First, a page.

My Lords, would the Minister agree with me that the present height of the exchange rate is due to a complex of circumstances, some of which must be regarded as favourable—for instance, the unexpected bonus of North Sea oil—and the natural expectations of investors at large with regard to that bonus? Would he further agree that on top of that there is a tendency to maintain or raise the present rate of interest which is more ambiguous, in that it is caused by the attraction of hot money by the present height of the interest rates? Without in the least wishing to contradict his general position on the inevitability of the control of the money supply, is this not—

Several noble Lords: Too long!


I have nearly finished, my Lords. Is this not a reason for continually wondering about whether interest rates can be reduced by other means of controlling the volume of credit?


My Lords, while I am most grateful to my noble friend for his very long supplementary question, I think I would make only two comments. The first is that the exchange rate, and the present high level of the exchange rate, is of course influenced by North Sea oil as well as by other factors. Secondly, a high exchange rate, while it poses certain problems for industry, also brings certain benefits to the country, because it keeps the price of our imports much below what they otherwise would be, and this in turn tends to lead to a lower level, not only of consumer prices but of wage settlements in the country. It also means that industry is able to buy its raw materials—which, of course, is a matter of very great importance—at much lower prices than it otherwise would.


My Lords, to revert to the original Question, if I may, is the Minister aware that one of the industries which is suffering in regard to the export trade is the gramophone record industry, and would he take this into account in not furnishing the playing of gramophone records for internal consumption so frequently as he does, and assist instead in the export of gramophone records?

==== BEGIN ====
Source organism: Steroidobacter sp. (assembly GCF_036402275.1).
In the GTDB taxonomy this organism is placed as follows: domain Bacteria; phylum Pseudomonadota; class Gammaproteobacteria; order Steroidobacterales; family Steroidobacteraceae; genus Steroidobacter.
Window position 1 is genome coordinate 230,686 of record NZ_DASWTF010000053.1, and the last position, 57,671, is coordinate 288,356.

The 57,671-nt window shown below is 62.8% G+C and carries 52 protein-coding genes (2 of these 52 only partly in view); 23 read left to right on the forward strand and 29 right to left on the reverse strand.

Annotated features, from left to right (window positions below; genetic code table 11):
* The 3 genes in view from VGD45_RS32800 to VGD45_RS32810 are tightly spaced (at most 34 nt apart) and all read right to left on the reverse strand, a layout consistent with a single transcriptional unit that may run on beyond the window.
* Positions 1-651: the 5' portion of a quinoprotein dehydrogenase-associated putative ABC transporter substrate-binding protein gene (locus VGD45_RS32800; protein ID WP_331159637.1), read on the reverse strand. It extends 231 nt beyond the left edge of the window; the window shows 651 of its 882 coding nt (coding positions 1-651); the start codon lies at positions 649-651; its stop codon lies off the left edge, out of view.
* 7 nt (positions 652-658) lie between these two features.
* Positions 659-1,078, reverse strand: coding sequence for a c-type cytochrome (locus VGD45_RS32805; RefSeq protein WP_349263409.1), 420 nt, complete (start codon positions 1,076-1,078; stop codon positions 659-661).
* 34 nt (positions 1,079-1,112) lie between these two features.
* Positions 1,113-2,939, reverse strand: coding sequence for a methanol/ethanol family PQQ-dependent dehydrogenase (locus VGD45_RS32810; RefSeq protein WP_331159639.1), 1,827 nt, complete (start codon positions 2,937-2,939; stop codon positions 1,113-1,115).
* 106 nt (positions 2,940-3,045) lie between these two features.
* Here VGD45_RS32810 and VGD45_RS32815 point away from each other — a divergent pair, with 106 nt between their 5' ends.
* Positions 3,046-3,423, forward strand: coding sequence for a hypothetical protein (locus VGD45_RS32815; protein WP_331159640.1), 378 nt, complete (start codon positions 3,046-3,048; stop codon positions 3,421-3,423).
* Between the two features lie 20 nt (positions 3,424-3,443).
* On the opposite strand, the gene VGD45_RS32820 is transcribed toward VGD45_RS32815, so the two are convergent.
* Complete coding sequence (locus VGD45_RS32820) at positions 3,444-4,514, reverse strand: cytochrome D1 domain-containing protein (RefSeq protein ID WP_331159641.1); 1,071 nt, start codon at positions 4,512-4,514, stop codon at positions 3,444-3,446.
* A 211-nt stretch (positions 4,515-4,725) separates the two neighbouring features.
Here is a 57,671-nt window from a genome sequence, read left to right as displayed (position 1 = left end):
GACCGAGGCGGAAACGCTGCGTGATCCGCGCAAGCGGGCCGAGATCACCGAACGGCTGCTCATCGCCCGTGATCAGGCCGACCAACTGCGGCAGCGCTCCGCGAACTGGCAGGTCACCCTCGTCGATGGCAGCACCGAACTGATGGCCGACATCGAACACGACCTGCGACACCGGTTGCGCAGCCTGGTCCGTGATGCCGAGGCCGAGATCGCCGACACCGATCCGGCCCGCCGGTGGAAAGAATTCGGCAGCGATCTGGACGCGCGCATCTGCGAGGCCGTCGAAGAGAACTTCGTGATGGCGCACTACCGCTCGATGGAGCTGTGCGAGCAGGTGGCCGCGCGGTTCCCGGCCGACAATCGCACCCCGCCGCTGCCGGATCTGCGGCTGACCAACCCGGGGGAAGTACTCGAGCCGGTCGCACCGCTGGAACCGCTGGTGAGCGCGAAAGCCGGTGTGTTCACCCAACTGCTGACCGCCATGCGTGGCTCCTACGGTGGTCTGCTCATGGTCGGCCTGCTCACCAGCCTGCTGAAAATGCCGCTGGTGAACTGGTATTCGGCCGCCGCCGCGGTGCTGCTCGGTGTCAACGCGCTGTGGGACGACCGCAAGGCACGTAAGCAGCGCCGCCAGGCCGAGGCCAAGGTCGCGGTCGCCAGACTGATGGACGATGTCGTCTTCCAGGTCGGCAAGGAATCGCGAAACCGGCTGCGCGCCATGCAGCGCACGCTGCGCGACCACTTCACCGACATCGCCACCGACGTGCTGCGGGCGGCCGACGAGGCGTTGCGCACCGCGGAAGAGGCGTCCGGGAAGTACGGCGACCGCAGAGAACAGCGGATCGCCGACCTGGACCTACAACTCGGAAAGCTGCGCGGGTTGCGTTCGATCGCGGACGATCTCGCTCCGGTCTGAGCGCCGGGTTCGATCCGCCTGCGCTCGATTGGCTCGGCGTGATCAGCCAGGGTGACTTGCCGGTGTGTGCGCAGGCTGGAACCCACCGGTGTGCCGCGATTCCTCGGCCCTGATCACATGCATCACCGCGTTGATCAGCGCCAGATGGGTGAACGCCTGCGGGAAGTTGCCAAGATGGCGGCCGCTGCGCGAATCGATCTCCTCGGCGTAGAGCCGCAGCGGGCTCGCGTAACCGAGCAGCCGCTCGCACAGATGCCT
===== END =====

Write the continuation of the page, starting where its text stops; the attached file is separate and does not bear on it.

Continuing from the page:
My Lords, I am not such an expert, either on gramophone records or on repetitive statements, as the noble Lord.

The Earl of ONSLOW

My Lords, could the noble Lord explain one matter, after his very lucid statement on pay policy? With comparability and phasing, the increase in public sector wages has been an increase of 25 per cent. this year, I believe, in the actual money paid. Can he therefore explain what he is going to do to restrain public sector wages in the next pay round?


My Lords, with respect to my noble friend, I do not think the question of public sector pay settlements is within the ambit of the Question on the Order Paper.


My Lords, is the Minister aware that, in the light of the decision to give 31 per cent. to doctors and of the great increases given to dentists, you cannot expect trade unionists to accept a restraint on their wages in the light of the reduction in their standard of living caused by the high inflationary policy the Government are following?


My Lords, with respect, that question is even wider of the Question on the Order Paper.


My Lords, having heard what the noble Lord said in reply to the question put by a distinguished former chairman of the Financial Times, now sitting on the Cross-Benches, would the noble Lord care to comment on what the Financial Times says today, when they point out that the United Kingdom is now an attractive place for the foreign bond- dabbler"? Is it not a fact that if present trends continue we shall have a country which is booming for the bond-dabblers and means bankruptcy for the industrialists?


My Lords, I do not think that the first part of that commentary has anything at all to do with the Question on the Order Paper. The second part of the commentary is denigratory of British industry, and I should like to dissociate myself from it.


My Lords, can the noble Lord inform the House on when he is going to apologise for and withdraw all this nonsense that he has just spoken?


My Lords, I think that that is better classified under the heading of vulgar abuse than under the heading of intelligent comment.